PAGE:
I’ve been slacking off on my doll blogging over the past several months–so it occurred to me that a certain stop-action animated movie I saw recently might qualify as a doll post!
I saw The Fantastic Mr. Fox last weekend. Wes Anderson has become a successful director because he shares and manipulates baby boomers’ and Gen Xers’ nostalgia for our childhood: the mid-century office technologies, the clothing that always looks like it’s right out of a Goodwill grab bag ca. 1963-1979, the self-conscious references to things that appealed to children in the 1960s and 1970s (Jacques Cousteau and Davy Crockett, for example. Pass the Space Food Sticks and Tang!) If you’re in your mid-30s to your mid-50s, Anderson is like a very clever kid brother who missed out on all of the fun you had during your late midcentury childhood, and who’s getting rich selling it back to you in idealized dreamscape slices.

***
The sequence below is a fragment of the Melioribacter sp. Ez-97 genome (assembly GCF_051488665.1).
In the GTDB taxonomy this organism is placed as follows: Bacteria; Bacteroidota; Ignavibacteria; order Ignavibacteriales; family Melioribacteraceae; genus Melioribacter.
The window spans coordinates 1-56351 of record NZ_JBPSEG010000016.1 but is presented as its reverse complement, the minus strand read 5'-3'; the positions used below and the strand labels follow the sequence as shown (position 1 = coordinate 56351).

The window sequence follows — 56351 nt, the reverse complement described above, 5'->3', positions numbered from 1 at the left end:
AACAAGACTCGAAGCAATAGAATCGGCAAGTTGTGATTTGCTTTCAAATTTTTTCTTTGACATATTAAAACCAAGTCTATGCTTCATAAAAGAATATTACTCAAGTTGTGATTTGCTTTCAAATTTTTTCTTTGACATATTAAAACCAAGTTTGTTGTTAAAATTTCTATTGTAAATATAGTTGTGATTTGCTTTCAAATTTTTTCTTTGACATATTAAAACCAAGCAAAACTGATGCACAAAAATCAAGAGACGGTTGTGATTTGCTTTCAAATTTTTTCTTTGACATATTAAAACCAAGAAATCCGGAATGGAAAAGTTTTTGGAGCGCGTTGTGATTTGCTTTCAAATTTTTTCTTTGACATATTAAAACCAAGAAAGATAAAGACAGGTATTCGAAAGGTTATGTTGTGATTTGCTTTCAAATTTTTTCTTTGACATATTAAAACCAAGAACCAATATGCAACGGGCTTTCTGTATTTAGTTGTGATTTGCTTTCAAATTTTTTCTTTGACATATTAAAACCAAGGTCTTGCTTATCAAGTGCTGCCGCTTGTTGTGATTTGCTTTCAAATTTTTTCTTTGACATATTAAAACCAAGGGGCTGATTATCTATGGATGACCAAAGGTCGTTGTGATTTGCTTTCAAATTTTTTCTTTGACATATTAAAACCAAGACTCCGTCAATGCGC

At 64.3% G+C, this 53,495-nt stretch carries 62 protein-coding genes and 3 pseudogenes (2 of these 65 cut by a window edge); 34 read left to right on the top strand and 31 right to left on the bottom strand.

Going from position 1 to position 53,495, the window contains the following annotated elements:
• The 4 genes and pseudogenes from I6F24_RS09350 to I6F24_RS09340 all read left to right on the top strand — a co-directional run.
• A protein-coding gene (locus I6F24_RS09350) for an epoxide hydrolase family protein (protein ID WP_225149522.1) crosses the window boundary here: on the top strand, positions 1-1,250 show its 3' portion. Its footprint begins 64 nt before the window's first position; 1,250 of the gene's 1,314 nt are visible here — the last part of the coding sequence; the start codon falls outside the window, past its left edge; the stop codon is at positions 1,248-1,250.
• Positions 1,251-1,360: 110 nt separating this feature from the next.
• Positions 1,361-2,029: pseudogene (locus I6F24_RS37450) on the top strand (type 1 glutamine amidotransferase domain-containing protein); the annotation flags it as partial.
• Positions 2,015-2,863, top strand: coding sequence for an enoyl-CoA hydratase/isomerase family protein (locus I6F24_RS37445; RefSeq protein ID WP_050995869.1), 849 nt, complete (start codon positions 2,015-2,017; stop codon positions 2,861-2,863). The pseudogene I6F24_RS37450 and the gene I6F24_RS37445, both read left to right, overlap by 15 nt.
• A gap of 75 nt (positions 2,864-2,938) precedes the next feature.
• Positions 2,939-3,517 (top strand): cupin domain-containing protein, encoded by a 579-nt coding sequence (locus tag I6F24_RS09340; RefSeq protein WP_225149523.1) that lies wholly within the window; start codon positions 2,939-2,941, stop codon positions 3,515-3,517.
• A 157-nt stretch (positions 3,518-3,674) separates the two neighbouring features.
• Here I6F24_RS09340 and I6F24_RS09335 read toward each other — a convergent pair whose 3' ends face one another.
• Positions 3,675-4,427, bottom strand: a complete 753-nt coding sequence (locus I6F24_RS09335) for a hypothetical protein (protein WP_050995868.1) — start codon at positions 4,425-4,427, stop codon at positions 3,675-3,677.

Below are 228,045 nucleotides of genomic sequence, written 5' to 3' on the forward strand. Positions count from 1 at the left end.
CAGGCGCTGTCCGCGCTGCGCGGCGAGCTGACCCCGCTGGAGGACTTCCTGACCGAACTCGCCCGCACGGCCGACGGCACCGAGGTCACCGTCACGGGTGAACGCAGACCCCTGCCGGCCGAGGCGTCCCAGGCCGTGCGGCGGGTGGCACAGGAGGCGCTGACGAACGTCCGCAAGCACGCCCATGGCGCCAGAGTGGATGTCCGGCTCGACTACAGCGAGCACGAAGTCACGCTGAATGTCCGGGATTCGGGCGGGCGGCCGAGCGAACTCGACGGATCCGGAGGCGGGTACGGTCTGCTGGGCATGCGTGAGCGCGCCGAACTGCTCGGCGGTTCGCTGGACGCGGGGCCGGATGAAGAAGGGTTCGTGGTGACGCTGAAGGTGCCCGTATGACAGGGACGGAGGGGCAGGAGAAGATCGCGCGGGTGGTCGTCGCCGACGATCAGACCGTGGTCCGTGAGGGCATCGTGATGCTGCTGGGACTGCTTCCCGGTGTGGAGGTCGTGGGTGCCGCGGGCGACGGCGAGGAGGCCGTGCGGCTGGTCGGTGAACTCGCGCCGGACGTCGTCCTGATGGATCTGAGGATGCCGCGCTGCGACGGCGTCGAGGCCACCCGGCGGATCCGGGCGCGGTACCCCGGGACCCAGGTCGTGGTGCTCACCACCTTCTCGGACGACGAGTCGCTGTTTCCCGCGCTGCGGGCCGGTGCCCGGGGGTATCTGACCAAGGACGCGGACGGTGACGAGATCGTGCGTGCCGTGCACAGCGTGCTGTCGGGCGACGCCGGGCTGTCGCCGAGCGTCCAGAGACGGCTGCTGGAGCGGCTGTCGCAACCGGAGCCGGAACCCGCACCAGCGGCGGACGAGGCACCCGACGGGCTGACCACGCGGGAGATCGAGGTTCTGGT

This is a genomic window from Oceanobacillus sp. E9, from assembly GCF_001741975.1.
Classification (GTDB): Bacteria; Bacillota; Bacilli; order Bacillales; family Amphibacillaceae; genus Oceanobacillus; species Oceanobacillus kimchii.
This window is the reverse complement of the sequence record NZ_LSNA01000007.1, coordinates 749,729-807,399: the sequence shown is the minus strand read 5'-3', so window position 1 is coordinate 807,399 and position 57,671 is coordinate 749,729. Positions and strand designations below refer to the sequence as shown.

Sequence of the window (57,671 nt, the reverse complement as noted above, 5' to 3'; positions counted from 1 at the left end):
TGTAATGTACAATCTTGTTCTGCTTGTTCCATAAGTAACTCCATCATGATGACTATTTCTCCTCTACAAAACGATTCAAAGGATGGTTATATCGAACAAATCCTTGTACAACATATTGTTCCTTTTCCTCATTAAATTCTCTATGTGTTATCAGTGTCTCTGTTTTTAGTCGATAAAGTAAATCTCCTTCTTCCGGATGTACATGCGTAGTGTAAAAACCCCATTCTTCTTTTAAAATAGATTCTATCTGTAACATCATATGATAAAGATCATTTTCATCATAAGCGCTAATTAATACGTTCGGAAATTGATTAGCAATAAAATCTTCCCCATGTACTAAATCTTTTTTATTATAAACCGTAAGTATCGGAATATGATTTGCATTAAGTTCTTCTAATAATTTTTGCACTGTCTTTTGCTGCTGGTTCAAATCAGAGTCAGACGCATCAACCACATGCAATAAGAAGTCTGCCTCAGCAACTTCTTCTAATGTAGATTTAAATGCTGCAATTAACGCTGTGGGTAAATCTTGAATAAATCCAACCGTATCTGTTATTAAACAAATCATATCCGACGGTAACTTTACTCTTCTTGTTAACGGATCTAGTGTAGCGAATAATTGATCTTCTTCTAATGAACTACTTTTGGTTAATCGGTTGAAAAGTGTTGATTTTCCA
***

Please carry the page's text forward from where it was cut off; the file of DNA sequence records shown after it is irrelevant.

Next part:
As to the movie itself: the animation is clever and fascinatingly detailed, but it’s just not that interesting or compelling a story. I heard an interview of Anderson on Fresh Air a few weeks ago, in which he confessed that The Fantastic Mr. Fox was the first book he remembers being his book as a child. That’s sweet–but it’s not a good enough excuse to make a movie out of it. Owen Wilson has a funny cameo explaining the game of Whackbat–that was worthwhile, as was the portrayal of sibling-like rivalry between Mr. and Mrs. Fox’s son Ash (Jason Schwartzman) and his cousin, Kristofferson (Anderson’s own brother, Eric.) It seemed like an animated animal version of The Royal Tennenbaums, starring wild animals.
Anderson needs to find another subject than rivalries and jealousies among brothers. Seriously–sibling rivalry may be an endlessly renewable resource, but it’s just not all that interesting after four or five movies.